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CRANIOTOMY

What is Craniotomy ?

 

It is a Brain Surgery which is critical to the survival of the patient. A craniotomy is removal of part of the bone from the skull to keep the brain exposed through surgical procedures. To perform this surgery, specialized tools are used to remove a section of bone known as the flap. The bone flap is removed for some time then replaced after the brain surgery.

A craniotomy is performed for the specific region of the skull where the bone is removed. In case, the craniotomy is opened in the frontal bone it is called a frontal craniotomy. If a craniotomy involves two contiguous regions of the skull, it is called front temporal craniotomy. If three regions are involved, all names are included in the description ex, a fronton temporoparietal craniotomy. Smaller craniotomies are often referred to as keyhole craniotomies and are used in situations that require less bone removal.

Types of craniotomies :
  • Craniotomy
  • Endoscopic craniotomy
  • Eyebrow craniotomy
  • Keyhole craniotomy
  • Stereotactic craniotomy
  • Translabyrinthine craniotomy

A craniotomy is any bony opening that is cut into the skull. A section or part of the skull called a bone flap is removed to access the brain underneath. There are many types of craniotomies, which are named according to the area of the skull to be removed. The bone flap is replaced. If the bone flap is not replaced the procedure is called craniotomy. Some stereotactic frames, image-guided computer systems or endoscopes are used to precisely direct instruments through these keyholes. Keyhole craniotomies are used for minimally invasive procedures.

Diagnosing procedures of craniotomy :

Some craniotomy procedures may utilize the guidance of computers and imaging to reach the precise location within the brain that is to be treated. This requires the use of frame placed onto the skull or a frameless system using superficially placed markers on the scalp. When either of the imaging procedure is used along with the craniotomy procedure, it is called stereotactic craniotomy.

Scans made of the brain, in tune with the computers and localizing frames provide a three-dimensional image, for example, of a tumour within the brain. It is useful in making the distinction between tumour tissue and healthy tissue and reaching the precise location of the abnormal tissue.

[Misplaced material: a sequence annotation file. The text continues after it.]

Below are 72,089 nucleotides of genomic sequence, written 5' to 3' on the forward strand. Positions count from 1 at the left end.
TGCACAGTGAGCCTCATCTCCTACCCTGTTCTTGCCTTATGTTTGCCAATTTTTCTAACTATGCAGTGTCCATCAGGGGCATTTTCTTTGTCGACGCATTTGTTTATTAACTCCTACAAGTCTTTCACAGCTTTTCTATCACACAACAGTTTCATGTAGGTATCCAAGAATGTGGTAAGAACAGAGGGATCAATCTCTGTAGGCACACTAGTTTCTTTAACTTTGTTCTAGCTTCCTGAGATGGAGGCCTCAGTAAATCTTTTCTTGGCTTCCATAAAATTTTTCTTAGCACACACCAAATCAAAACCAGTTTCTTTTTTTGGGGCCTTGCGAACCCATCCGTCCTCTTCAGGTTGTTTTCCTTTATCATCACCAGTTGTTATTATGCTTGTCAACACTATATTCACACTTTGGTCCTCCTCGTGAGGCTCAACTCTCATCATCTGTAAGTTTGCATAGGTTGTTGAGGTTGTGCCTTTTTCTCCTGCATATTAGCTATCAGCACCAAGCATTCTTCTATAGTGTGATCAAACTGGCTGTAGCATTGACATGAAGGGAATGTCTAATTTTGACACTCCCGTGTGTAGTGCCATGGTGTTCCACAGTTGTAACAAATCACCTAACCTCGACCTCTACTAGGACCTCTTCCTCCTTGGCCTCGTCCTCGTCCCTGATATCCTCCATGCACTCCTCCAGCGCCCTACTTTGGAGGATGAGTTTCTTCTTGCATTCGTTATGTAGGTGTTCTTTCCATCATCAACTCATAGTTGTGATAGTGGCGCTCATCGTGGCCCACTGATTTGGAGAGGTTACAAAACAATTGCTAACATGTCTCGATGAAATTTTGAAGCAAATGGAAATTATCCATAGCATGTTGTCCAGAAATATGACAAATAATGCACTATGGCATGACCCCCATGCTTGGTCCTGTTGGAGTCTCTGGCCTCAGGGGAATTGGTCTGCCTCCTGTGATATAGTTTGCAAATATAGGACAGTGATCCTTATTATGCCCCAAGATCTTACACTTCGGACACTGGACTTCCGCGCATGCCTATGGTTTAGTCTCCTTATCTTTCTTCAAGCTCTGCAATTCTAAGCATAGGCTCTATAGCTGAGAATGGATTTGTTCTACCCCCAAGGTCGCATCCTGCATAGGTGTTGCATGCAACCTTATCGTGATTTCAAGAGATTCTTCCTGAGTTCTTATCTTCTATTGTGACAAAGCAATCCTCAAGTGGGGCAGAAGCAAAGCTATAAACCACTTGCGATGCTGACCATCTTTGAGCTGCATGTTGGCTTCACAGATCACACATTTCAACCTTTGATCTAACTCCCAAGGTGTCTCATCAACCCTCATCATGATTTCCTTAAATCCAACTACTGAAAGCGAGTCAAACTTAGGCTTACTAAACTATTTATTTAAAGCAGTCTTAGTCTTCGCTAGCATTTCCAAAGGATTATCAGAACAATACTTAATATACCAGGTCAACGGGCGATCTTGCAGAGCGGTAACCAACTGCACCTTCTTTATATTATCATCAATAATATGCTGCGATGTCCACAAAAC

Stereotactic biopsy of the brain it is one of the procedure. In this, a small needle is guided to an abnormal area so that a piece of tissue may be removed for examination under a microscope. Stereotactic aspiration, removal of fluid from cysts of the brain.

Endoscopic craniotomy is another type of craniotomy wherein the insertion of a lighted scope with a camera into the brain through a small incision in the skull is done,

A craniotomy is the procedure that involves the permanent removal of a portion of the skull. This is done if swelling is likely after brain surgery or the skull bone flap cannot be replaced for any other reasons. Other related procedures that may be used to detect brain disorders include cerebral arteriogram, a computed tomography (CT) scan of the brain, electroencephalogram (EEG), magnetic resonance imaging (MRI) of the brain, positron emission tomography (PET) scan, and x-ray of the skull.

Reasons for craniotomy and how long does surgery take :
  • A craniotomy may be small or large depending on the problem.
  • It can be done during surgery for various neurological diseases, injuries, or conditions such as brain tumours, hematomas (blood clots), aneurysms, and skull fractures.
  • Other reasons for craniotomy may include foreign objects (bullets), swelling of the brain, or infection.
  • Draining a brain abscess- an infected pus-filled pocket.
  • Repairing a tear in the membrane lining the brain.
  • Relieving pressure within the brain by removing damaged or swollen areas of the brain that may be caused by trauma injury or stroke.

Depending on the reason for the craniotomy this surgery requires hospital stay that ranges from a few days to weeks. Open surgical procedures those that require a craniotomy usually take 4 to 6 long hours. Most people are hospitalized for 5 to 7 days after an open procedure.

 

Who performs the procedure ?

A craniotomy is performed by neurosurgeons. Some have additional training in skull base surgery. A neurosurgeon works with the team of head and neck, otologic, oculoplastic and reconstructive surgeons.

Before surgery :

Before surgery, you will undergo some tests like blood test, electrocardiogram, chest x-ray etc. You will be asked to sign a consent form that gives permission to do the surgery. Study the form carefully and ask questions if something is not clear. Your doctor will ask you about your medical history that is allergies, medicines, anesthesia reactions, previous surgeries. You may wish to donate blood several weeks before surgery. Your surgeons will ask to discontinue all non-steroidal anti-inflammatory medicines that are naproxen, Advil, etc. And blood thinners aspirin etc. One week before surgery. You may be asked for stop smoking, chewing tobacco, and drinking alcohol one week before and two weeks after surgery because these activities can cause bleeding procedures. You may be asked to wash your hair with a special antiseptic shampoo the night before the surgery. The areas around the surgical site will be shaved.

During surgery :